The Liturgical Calendar dwells much longer in the story of Easter, and carries on going over what happened after the Resurrection. Looking at the conversations and appearances of Christ to the women who followed Him, and to the disciples. Paying attention to His Resurrection. To the fear, shock and amazement reverberating through His followers and to those who hated Him. Listening with care to the words He spoke before His ascension.
All these things matter, because the Way is unfolding and the Words and actions of Christ, are vital. His Words are life and breath; they are help and encouragement; strength and fortitude. With these Words a worldwide movement begins that carries on to this day.
In the Protestant church of which I have been a part of since my birth, we celebrate Easter and we emphasize the death and Resurrection of Christ. The Protestant church, by in large, uses this time of the year as a push towards evangelism. We want others to know The Good News. We want them to know Jesus, walk with Him, talk with Him, be filled and empowered by His Spirit.
Are we missing out?
Perhaps we miss out, because we are too quick to let Easter go by and it becomes rote to us. Special, yes, but over time we become deaf to the glorious music and mystery of Easter. The music that thrills us with its rhythm, the beauty bringing a symphony of wonder and hope. We are so accustomed to the story; we tune out the impact that focusing on Easter for more than a weekend would awaken. The possibility of a quickening in our spirits dissipates.
Inside the story
What if we slowed down, took our time and put ourselves inside the story, could it become more real to us? Inside the story, we feel the intensity of confusion and anger, the deep crushing grief as we watch the Savior, arrested, beaten, mocked. We see Him walk the Via Delarosa, He stumbles and falls, climbs the hill called Golgotha. There on the Cross – He thirsts, is in torturous pain, feels abandoned by His Father. They crucify him, the world quakes, the veil is torn in two. And we are there, our breath coming in great gasping sobs. We do not understand the victory of the Cross or what has been accomplished.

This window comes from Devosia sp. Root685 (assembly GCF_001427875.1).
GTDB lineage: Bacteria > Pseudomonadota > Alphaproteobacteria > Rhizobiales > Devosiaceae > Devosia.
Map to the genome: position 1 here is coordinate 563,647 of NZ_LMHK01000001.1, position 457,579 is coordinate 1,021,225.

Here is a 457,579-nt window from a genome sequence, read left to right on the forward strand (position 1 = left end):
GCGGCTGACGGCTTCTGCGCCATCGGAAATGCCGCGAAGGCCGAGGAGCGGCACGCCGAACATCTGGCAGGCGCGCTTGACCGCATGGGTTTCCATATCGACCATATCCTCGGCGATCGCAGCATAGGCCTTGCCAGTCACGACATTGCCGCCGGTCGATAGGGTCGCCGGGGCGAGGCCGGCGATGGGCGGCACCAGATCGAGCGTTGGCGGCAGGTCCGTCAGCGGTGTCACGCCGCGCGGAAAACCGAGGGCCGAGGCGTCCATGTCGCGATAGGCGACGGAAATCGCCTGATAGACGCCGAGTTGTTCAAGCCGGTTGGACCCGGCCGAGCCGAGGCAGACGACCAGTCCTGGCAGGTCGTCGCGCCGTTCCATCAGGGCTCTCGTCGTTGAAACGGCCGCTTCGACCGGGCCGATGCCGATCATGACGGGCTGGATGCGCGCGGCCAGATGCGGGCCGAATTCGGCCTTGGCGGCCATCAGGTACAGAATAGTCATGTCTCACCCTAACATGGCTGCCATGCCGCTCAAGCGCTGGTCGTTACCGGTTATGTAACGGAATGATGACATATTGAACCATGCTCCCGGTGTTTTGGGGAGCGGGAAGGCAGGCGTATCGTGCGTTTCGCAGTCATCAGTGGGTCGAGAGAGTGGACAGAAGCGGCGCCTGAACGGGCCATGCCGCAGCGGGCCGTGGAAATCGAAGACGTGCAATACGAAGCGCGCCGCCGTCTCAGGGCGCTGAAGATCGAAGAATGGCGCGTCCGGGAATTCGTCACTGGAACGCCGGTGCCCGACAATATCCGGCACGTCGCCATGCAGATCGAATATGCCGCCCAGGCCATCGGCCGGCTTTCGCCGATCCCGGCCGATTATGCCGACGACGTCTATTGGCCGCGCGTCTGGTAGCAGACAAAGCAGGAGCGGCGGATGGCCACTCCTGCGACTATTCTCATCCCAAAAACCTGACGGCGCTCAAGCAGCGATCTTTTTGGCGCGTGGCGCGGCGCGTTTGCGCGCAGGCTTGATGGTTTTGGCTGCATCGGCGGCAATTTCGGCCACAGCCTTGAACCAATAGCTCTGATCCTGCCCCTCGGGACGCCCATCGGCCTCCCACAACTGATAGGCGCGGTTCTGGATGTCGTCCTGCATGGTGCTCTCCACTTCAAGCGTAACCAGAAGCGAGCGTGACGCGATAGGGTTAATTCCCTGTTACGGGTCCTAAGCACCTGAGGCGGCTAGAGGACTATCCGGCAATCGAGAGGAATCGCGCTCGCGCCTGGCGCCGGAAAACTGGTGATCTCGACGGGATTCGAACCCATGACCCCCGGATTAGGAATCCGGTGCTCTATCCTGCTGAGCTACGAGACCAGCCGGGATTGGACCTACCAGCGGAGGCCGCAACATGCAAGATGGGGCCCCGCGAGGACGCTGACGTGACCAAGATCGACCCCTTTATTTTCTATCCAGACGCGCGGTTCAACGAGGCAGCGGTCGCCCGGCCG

Our world quakes too, all that we have believed and put our hope in, dies. He dies. We too are torn, ripped in half. How can it be? Bewilderment overwhelms us, we also feel the anguish of the abandoned. The Living Water that was to quench our thirst, the well of our dreams, gone dry. The pain of disappointment is catastrophic. It smothers us in doubt. How to move forward, what to do next?
He is alive
Then after three days, the Resurrection. As it all unfolds, it draws us into the terror and astonishment. Jesus, He is alive! We can hope again, breathe again. We feel His tenderness as He speaks our name; our hearts burn as He opens up the Scriptures as He walks the road with us. Blinded, then seeing Him – it is Jesus! Some of us doubt, but touching Him, believe. He appears, then disappears. We spend time with Jesus again and again.
Here is the Way, the Truth, and the Life. There is incredulity, puzzlement, awe. Christ has Risen, He has risen from the dead.
We look back now to these ancient followers, they are the eyewitnesses. They have seen it, felt it, heard it. The ones who have seen Jesus, alive and well, marked beyond any doubt. There are the wounds, in His side, His hands, His feet. There is an urgency now to get the message out, to spread it first to the Jews, then to the Gentiles; and so the circle grows, ever-widening in its impact and influence.
And here we are, more than 2000 years later. What will we do with this story?
We have lived our lives knowing it; the world has timed its clock by His life and death. We live in the brokenness of this world. If we have any experience at all, we have wept and suffered and cried out in agony. There have been doubts and fears, we have felt desperate, alone. Have been in pain; seen our dreams die. Known mind-numbing disappointment and grief.
But Easter is not over, its results are unending. Death could not conquer Him; we know the victory that He won that terrible day. Once, for all, it is Finished.
And, we are forgiven, accepted, beloved, chosen and redeemed.
In our heartbreak, and in the darkness of despair, while we are anxious and afraid; when death comes unexpected, when relationships crumble: always, He is with us. He is the Man of Sorrows and acquainted with our griefs. He weeps for and with us. The story isn’t over.
Nothing can separate us
He is the Alpha and the Omega, the Beginning and the End. We walk now in the in-between, and sometimes it is horrible. Sometimes, it is bloody awful. So, He shed His blood for us; so no demons of hell, no monsters on earth, no devastating circumstance; nothing, no, nothing, can ever separate us from His love. He carries us, enfolds and upholds us.
Never alone, never forsaken, His promise to be with us is immutable, incapable of changing. So, we cling to Him and to His Words to us.
Because, Easter never really ends.
Christ is Risen, Alleluia.